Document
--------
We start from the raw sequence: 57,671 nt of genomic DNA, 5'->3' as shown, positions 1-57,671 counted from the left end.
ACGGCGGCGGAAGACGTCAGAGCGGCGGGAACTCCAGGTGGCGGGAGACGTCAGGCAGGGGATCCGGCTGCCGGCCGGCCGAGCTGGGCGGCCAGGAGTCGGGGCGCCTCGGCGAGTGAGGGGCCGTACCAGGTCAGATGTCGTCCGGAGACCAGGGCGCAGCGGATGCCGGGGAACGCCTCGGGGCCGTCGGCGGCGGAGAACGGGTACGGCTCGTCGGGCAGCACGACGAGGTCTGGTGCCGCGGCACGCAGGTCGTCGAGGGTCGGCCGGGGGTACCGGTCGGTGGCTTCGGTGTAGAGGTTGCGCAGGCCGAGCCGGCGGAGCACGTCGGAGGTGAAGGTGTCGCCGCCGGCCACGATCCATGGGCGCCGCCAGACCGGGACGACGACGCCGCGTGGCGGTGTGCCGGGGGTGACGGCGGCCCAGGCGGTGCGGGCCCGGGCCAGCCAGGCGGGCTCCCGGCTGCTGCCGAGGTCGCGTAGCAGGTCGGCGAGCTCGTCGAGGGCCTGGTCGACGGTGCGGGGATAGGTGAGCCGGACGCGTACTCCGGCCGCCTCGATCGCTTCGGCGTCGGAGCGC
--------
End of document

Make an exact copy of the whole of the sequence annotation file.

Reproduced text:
We start from the raw sequence: 57,671 nt of genomic DNA, 5'->3' as shown, positions 1-57,671 counted from the left end.
ACGGCGGCGGAAGACGTCAGAGCGGCGGGAACTCCAGGTGGCGGGAGACGTCAGGCAGGGGATCCGGCTGCCGGCCGGCCGAGCTGGGCGGCCAGGAGTCGGGGCGCCTCGGCGAGTGAGGGGCCGTACCAGGTCAGATGTCGTCCGGAGACCAGGGCGCAGCGGATGCCGGGGAACGCCTCGGGGCCGTCGGCGGCGGAGAACGGGTACGGCTCGTCGGGCAGCACGACGAGGTCTGGTGCCGCGGCACGCAGGTCGTCGAGGGTCGGCCGGGGGTACCGGTCGGTGGCTTCGGTGTAGAGGTTGCGCAGGCCGAGCCGGCGGAGCACGTCGGAGGTGAAGGTGTCGCCGCCGGCCACGATCCATGGGCGCCGCCAGACCGGGACGACGACGCCGCGTGGCGGTGTGCCGGGGGTGACGGCGGCCCAGGCGGTGCGGGCCCGGGCCAGCCAGGCGGGCTCCCGGCTGCTGCCGAGGTCGCGTAGCAGGTCGGCGAGCTCGTCGAGGGCCTGGTCGACGGTGCGGGGATAGGTGAGCCGGACGCGTACTCCGGCCGCCTCGATCGCTTCGGCGTCGGAGCGC